• I’m ABT on a second master’s degree and I decided that I’m not finishing it. Really. (Before you try to encourage me to finish, know that I sleep a lot better at night than I did before I “gave up”. And being 7 ½ months pregnant, I really value what little sleeping I do at night.) I learned a lot about higher education and college students and assessment along the way, and I value that knowledge.
  • I’m sure I sucked at some other smaller things. If you know me and you’ve got things to add to this list, by all means let me know.

Those are pretty big balls to drop. (Sorry, extending the juggling metaphor, please don’t try to visualize that!) Maybe if I’d taken on less I could have managed to keep up with my thesis and the group article. Maybe I could have managed my time better. Maybe I could have worked more hours.

Or maybe I’m human, like everyone else, and it’s okay that we don’t always accomplish everything we want to accomplish. Maybe it’s in our nature to be a little too ambitious sometimes. Maybe I have some things to learn about how to manage my workload.

What am I trying to say here? I’m saying it’s okay to try to do all the things, but it’s just as okay that you just can’t. We all try to do our best. I want to make an impact in the library world, but more importantly I want to do my job well so I help my colleagues and our patrons out.

That’s what I aim for every day, and it’s the yardstick I’d like to be measured by. Ginger Williams: good librarian. Helpful. Makes my life better by being in it.

Ginger Williams is a Reference Librarian/Assessment Coordinator at Valdosta State University. She tweets about cats and beer at @GingerInGeorgia. She is not a rockstar librarian. This is her second post for Letters to a Young Librarian; the first was “You Don’t Have to Do All the Things to be an Awesome Librarian. Really."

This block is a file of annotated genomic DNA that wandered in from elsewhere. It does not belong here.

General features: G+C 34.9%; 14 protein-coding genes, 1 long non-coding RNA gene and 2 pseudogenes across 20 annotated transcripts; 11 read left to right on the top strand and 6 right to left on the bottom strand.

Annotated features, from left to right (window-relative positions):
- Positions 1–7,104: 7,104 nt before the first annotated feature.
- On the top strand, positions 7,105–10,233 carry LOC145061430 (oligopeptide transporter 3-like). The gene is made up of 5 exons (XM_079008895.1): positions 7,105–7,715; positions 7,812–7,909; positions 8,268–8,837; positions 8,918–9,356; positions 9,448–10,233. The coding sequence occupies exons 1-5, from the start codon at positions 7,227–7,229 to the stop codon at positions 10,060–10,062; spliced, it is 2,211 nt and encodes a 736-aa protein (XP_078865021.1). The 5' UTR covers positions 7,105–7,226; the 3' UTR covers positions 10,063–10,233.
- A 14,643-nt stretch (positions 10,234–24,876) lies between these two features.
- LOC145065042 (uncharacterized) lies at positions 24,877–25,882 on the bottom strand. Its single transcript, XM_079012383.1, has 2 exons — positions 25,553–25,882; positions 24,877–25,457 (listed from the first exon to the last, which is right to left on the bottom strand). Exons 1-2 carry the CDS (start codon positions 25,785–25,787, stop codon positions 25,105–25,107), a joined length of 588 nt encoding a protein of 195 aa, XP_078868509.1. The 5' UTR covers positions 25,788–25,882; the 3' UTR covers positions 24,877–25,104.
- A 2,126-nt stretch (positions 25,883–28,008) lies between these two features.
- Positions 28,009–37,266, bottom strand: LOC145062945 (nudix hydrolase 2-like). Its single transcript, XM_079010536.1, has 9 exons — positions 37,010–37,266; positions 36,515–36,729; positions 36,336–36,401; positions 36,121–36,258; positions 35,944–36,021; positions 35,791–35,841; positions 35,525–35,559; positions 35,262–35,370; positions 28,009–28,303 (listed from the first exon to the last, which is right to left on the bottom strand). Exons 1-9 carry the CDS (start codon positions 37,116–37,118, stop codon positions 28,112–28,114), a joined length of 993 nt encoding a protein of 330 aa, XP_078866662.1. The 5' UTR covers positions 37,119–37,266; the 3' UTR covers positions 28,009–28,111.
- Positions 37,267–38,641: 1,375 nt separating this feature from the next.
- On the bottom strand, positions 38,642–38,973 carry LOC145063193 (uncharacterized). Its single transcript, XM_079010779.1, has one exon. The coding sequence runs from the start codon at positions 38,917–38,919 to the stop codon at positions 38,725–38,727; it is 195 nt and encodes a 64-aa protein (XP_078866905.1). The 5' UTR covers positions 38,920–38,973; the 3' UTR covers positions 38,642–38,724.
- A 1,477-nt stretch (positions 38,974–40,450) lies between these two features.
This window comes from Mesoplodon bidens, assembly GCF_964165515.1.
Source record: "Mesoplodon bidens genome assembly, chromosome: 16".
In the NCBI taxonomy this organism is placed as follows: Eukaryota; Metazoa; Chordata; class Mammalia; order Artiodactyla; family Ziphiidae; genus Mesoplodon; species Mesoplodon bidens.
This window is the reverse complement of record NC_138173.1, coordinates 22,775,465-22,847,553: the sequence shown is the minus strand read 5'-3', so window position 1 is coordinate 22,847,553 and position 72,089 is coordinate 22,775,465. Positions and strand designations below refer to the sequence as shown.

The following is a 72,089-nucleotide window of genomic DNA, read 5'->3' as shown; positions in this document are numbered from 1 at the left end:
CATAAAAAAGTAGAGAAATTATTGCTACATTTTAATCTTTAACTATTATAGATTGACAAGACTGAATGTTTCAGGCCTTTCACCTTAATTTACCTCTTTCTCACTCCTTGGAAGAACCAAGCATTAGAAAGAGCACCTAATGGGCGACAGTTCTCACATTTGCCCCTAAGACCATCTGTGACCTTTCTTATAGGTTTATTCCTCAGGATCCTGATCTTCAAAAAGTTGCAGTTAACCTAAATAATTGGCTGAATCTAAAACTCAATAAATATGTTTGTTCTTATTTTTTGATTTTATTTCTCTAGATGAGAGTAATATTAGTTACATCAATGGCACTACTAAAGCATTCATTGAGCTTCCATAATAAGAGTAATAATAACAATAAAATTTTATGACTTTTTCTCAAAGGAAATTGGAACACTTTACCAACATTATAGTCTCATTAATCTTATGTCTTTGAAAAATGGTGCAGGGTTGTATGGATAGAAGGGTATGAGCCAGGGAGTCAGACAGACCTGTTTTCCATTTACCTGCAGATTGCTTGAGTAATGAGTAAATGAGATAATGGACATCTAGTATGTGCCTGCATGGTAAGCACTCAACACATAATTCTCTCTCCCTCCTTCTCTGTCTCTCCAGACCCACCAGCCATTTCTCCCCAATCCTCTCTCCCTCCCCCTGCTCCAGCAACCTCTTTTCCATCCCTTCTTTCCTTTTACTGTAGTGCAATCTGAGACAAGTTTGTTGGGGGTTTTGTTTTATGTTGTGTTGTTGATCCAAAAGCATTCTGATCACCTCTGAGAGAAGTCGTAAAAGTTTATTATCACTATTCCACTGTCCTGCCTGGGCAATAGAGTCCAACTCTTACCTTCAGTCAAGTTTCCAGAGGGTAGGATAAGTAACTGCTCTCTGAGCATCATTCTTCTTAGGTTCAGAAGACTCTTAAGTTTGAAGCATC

1. Great post! Thanks Ginger :-)

  2. Wow! I think I felt an enormous weight just leave my shoulders. Thanks Ginger!

  3. So happy to hear it, Kimberly!

  4. I'm in my first year as a librarian at a boarding school. About three months into the school year, the library director (the only other librarian on staff) left for another job, and since then I've been unofficially in charge... mostly because there was no one else.

    Since then, our entire platform (ILS/catalog/CMS) has slowly collapsed, and I haven't done much of anything that I was actually hired to do because I was just trying to keep the place up and running. And the whole while, I've been beating myself up because I've felt like I wasn't even doing a *good* job, much less the *amazing* job I had intended to do. (Seriously, I haven't gotten involved in even one single professional association.) My bosses seem completely satisfied, but I look at peers who are publishing and going to the conferences and whatnot, and I just think, where did it all go wrong?

    So this is a welcome reassurance, and thank you for it.

  5. Ginger, Thanks for this! I'm an adjunct teaching library students in the course Teaching and Learning in the Digital Environment. Your post will be so helpful to each one of them as they are tempted to be overwhelmed by the digital world. Thanks again! Beth

  6. Ginger, you are awesome! I love this post. I just started a new job last month and I've been trying to remind myself of a lot of what you wrote about. Thanks!